But on the other hand, what is telling is the report identifies that most of the jobs that have been created are 'low-skill' and not attractive to Emiratis. That's as maybe, but those jobs have been created for a specific purpose. Those are the jobs that are needed. You cannot expect private business to create unnecessary jobs - they will go out of business as a result.
Subsidising Emirati wages is one strategy but it is not sustainable. A far simpler and more long-term solution would be for the Government to make the process of hiring an Emirati easier than an expat, and to also reduce the benefits Emiratis receive as these are removing the incentive for them to work.
i absolutely agree!!! well said! too many western rejects exploiting the UAE! send them home...now.
Speak for yourself Mrs. T.
Let's ignore the inflammatory nonsense about not working hard, because we both know that's not how it is.
For a family with two children, the fees at a western-curriculum school could easily work out to about AED 6,000/month. A modest 3-bed townhouse is about AED 10,000/month. So we're well over your hypothetical AED 15,000/ month salary comparison before the family has even tried to eat.
Notwithstanding the above, your figure of AED 60,000 for a "typical" Western salary is way too high, and the relatively few that do get that kind of salary tend to be very well qualified. Employers here are not stupid and expect to get value for money from their employees. An expensive employee will not last long if they are not performing, regardless of nationality.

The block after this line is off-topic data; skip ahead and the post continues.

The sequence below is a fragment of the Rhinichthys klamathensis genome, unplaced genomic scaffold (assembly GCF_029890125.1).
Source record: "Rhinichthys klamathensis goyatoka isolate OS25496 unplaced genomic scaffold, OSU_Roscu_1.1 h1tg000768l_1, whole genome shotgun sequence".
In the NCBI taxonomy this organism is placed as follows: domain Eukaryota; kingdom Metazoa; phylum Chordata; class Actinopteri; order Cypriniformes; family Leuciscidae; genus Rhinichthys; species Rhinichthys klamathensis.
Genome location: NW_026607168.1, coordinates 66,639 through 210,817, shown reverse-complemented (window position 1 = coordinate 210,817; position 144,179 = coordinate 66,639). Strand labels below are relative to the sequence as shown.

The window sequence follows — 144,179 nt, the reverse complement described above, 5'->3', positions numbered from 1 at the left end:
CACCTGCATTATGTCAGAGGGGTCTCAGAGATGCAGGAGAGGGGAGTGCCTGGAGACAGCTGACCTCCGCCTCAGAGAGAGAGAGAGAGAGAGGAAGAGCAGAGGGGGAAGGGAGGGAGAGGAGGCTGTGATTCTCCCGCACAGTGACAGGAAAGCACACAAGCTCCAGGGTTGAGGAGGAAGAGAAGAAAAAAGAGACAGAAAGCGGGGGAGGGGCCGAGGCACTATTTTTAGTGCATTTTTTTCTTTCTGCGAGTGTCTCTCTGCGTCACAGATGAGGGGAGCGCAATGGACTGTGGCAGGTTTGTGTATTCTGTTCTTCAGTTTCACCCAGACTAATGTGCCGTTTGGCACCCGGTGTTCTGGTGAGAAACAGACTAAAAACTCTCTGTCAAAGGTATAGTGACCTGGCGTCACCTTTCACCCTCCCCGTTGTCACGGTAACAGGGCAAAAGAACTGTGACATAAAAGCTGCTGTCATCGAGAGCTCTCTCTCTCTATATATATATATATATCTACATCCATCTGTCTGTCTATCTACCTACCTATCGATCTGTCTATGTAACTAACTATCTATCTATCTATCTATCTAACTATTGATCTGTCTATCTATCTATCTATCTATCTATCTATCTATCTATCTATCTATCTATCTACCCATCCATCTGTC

Expats use private doctors and schools here because they have no choice, it's not a snobbery thing!
And btw, there are plenty of westerners who speak at least a bit of Arabic, myself included.
Here's a crazy, outlandish idea: what about level the playing field across the board and LOWER public sector salaries to remain competitive with the private sector?
If the long-term goal is to have globally competitive nationals - in skills, talent, and leadership - subsidizing local salaries for them to transfer to the private sector would not solve one of the root causes which is a lack of a drive combined with a realistic, global idea and outlook of how a competitive marketplace functions and what driven individuals do to contribute to it.
In effect, you are giving poeple free money to hold positions that they did not find attractive, challenging, or they aspired to in the first place. And when they DO work in the private sector - would they have the desire to integrate and compete?
I think we know what happens to organizations whose employees have no ambition, are not challenged, and do not contribute. Shame if it happens to the UAE - we are founded by ambitious people
In addition to Peter's comment, why not employ only Emiritis in the typing centers in the Immigration Department? Why are there foreigners working in government establishments. I enjoy the professionalism of the Emiritis at the government ministries, my problem at the ministries is dealing with the foreigners.